May's best astronomical event will the Eta Aquarids Meteor Shower. Peaking on May 5th to the 6th with 15 to 20 shooting starts an hour, it will actually be visible for most of the month to around May 28. In fact, it may be better viewed outside of the peak hours to avoid the moon.
Photo courtesy of Noriaki Tanaka @ Flickr
About the Eta Aquarids
Most meteor showers are caused by the Earth passing through the dust cloud left by a comet, in the case of the Eta Aquarids, it is Halley's Comet. The shooting stars that you see are nothing more than a spec of dust burning up in the atmosphere due to friction. If you see a fireball, then it will be something as large as a grain of sand.
Photo of Halley's Comet, the source of the shooting stars, courtesy of NASA
The Eta Aquarids are named after the star Eta Aquarii in the constellation Aquarius. Meteor showers are named after their radiant point, that is, the point in the sky where they appear to come from.
To find this place you can look at a star map. While some people still use the old manual ones you can find them online or download an app for your phone or tablet. I use Sky Map on my Android phone, which is typical of many other similar apps. With this app I just point my phone in the direction of the sky and, if I have it calibrated properly, it will show the names of the stars, constellations and other night sky phenomena.
Watching the Eta Aquarids
Watching a meteor shower takes a little effort as you normally have to get away from city or town lights. Some people head out into the countryside, when the weather is warm, I like a remote beach, while others hike up mountains to get the best view.
Meteor showers are best viewed between the hours of midnight to dawn, with the hours closest to dawn being the best for viewing. Remembering of course, you have to factor in the lightening of the sky just before dawn. The reason for this is that this basically the Earth being at the right angle at that time when it hits to dust cloud.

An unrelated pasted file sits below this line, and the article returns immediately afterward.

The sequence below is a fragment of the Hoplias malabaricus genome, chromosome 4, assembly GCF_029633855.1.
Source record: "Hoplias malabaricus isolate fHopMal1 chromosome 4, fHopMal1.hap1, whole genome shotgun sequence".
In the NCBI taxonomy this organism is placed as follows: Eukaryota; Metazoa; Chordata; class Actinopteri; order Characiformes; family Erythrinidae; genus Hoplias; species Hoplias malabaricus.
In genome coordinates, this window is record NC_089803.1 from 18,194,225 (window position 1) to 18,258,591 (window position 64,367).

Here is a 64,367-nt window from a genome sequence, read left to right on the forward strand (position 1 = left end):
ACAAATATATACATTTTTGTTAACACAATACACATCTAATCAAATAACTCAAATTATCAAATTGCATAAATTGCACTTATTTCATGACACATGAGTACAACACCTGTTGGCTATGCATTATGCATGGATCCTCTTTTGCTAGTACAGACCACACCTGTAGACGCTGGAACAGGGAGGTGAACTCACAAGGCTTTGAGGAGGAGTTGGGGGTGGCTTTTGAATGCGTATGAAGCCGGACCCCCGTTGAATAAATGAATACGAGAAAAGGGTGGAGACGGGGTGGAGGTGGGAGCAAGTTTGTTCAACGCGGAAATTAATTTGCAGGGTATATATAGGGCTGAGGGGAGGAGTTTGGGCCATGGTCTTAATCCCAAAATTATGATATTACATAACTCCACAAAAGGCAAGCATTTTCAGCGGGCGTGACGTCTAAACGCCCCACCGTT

When looking for the shooting stars, it can be useful to locate the radiant point. But this is where the shooting stars appear to be coming from, but the meteors can appear across the whole sky, except at the radiant point. However, as a general rule, the radiant point will let you know roughly where to look. For example, if it is low on the horizon to the north you would look there, while if it is higher in the sky you would look everywhere.
Image of the constellation Aquarius courtesy of Till Credner
The most important things is that you need to acclimatise your eyes to the dark, so that you can see the meteors. This takes about 20 minutes in total and can be ruined should you, or someone near you, look at their phone, smartwatch, camera screen or any of the many sources of light we carry with us all the time.
Shooting star spotting takes time. So it is best to sit, or even lie, down and just relax and watch the skies. It is also fun to do this with a group where people call out if they see one so that others might have an opportunity to see it.
Best viewing times
The exact time that you go looking will depend on a number of factors, especially that pesky moon. At the peak, the moon will be a bit of a problem, so it may be better to way until later in the month when there is no moon at night.
The peak will occur on the night of May 5, with the best viewing in the hours before dawn on May the 6. The moon will be low in the western horizon just before dawn, but could still be a problem. So it may be better to choose another day to go meteor shower viewing.
After May 10, the waning moon will not rise until the early hours of the morning and after the 15th it will not come up at all during the night and this will continue through the 23rd. This week will provide the best opportunities to see this meteor shower, even though it won't be at its peak.
Photographing a meteor shower
Photographing a meteor shower can be a bit of challenge. You will need a decent DLSR or mirrorless camera, a tripod, a fast lens and a great deal of luck.
Photo courtesy of Jason Jenkins @ Flicker
The process is to point your camera at the sky and set it to take lots of photos automatically. Typically you will want an exposure of 10 to 30 seconds, depending on your camera and lens. Remember the longer the exposure, the more of the star field you will see, while a shorter exposure will mean there is less chance to capture a meteor.
As already said, a fast lens helps. So a normal lens as the lowest (fastest) f-stop of f3.5, but for shooting stars this can be a little slow. An f2.8 or f2.5 lens is preferred.
While not going to be the best meteor shower of the year, the Eta Aquarids will at least be the best one in May. I would suggest waiting until May 15 through to May 22 for this one as the peak on May 5 and 6 will have problems caused by that pesky moon.